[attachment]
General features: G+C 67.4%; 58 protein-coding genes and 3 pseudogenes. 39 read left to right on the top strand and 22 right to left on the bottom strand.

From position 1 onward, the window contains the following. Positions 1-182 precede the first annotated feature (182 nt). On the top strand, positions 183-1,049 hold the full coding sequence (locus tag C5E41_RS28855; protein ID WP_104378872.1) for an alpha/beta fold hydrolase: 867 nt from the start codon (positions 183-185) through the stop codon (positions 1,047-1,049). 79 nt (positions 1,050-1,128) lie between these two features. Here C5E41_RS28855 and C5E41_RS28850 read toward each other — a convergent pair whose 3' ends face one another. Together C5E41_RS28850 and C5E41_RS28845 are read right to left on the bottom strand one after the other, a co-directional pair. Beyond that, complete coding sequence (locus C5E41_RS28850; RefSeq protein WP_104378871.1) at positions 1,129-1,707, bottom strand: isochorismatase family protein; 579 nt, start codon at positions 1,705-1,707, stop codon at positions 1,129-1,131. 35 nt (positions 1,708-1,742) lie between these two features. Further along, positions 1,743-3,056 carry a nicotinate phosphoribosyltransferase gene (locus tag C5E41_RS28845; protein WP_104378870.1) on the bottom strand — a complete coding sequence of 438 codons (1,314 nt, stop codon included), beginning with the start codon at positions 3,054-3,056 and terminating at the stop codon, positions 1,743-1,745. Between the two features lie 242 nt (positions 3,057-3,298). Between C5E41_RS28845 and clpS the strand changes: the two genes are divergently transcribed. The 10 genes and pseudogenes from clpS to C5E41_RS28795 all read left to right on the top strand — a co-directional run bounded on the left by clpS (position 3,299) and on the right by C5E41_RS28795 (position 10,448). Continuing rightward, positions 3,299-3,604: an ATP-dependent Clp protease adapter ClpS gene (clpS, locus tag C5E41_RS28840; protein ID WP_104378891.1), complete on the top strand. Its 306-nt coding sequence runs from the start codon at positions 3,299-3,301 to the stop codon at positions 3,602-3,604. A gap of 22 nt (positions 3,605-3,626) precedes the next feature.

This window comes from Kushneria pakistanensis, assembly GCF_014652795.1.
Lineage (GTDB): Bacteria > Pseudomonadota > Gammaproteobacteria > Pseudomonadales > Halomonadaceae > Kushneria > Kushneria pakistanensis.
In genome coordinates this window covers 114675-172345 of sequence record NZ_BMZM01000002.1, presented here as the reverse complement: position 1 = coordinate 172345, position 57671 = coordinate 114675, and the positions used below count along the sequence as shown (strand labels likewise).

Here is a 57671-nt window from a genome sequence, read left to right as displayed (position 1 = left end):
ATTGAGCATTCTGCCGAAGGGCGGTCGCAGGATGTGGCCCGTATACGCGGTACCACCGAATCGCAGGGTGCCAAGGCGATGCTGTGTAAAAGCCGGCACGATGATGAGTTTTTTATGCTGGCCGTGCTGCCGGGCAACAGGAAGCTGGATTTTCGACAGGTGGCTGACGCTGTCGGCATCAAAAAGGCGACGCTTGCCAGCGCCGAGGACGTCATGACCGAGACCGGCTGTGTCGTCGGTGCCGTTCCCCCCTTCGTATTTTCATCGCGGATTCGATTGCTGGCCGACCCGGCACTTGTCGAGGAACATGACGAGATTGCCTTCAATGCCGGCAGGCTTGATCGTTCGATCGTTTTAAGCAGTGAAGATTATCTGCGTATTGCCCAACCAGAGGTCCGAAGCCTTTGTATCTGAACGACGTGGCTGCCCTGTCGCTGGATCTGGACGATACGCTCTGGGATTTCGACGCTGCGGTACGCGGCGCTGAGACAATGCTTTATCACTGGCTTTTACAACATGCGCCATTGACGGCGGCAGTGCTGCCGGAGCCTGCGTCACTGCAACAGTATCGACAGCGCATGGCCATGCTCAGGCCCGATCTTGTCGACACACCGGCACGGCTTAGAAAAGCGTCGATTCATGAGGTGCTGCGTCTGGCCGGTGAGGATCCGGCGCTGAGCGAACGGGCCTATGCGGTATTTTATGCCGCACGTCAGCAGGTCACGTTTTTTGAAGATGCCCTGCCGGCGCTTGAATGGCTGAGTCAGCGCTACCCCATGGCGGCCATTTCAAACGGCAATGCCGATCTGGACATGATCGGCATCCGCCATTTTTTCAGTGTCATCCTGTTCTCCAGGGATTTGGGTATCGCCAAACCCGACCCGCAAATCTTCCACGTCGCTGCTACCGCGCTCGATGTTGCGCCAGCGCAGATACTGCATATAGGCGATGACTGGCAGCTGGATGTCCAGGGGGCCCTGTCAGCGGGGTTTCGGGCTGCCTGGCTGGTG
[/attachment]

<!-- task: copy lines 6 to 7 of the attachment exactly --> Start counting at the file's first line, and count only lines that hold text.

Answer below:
Here is a 57671-nt window from a genome sequence, read left to right as displayed (position 1 = left end):
ATTGAGCATTCTGCCGAAGGGCGGTCGCAGGATGTGGCCCGTATACGCGGTACCACCGAATCGCAGGGTGCCAAGGCGATGCTGTGTAAAAGCCGGCACGATGATGAGTTTTTTATGCTGGCCGTGCTGCCGGGCAACAGGAAGCTGGATTTTCGACAGGTGGCTGACGCTGTCGGCATCAAAAAGGCGACGCTTGCCAGCGCCGAGGACGTCATGACCGAGACCGGCTGTGTCGTCGGTGCCGTTCCCCCCTTCGTATTTTCATCGCGGATTCGATTGCTGGCCGACCCGGCACTTGTCGAGGAACATGACGAGATTGCCTTCAATGCCGGCAGGCTTGATCGTTCGATCGTTTTAAGCAGTGAAGATTATCTGCGTATTGCCCAACCAGAGGTCCGAAGCCTTTGTATCTGAACGACGTGGCTGCCCTGTCGCTGGATCTGGACGATACGCTCTGGGATTTCGACGCTGCGGTACGCGGCGCTGAGACAATGCTTTATCACTGGCTTTTACAACATGCGCCATTGACGGCGGCAGTGCTGCCGGAGCCTGCGTCACTGCAACAGTATCGACAGCGCATGGCCATGCTCAGGCCCGATCTTGTCGACACACCGGCACGGCTTAGAAAAGCGTCGATTCATGAGGTGCTGCGTCTGGCCGGTGAGGATCCGGCGCTGAGCGAACGGGCCTATGCGGTATTTTATGCCGCACGTCAGCAGGTCACGTTTTTTGAAGATGCCCTGCCGGCGCTTGAATGGCTGAGTCAGCGCTACCCCATGGCGGCCATTTCAAACGGCAATGCCGATCTGGACATGATCGGCATCCGCCATTTTTTCAGTGTCATCCTGTTCTCCAGGGATTTGGGTATCGCCAAACCCGACCCGCAAATCTTCCACGTCGCTGCTACCGCGCTCGATGTTGCGCCAGCGCAGATACTGCATATAGGCGATGACTGGCAGCTGGATGTCCAGGGGGCCCTGTCAGCGGGGTTTCGGGCTGCCTGGCTGGTG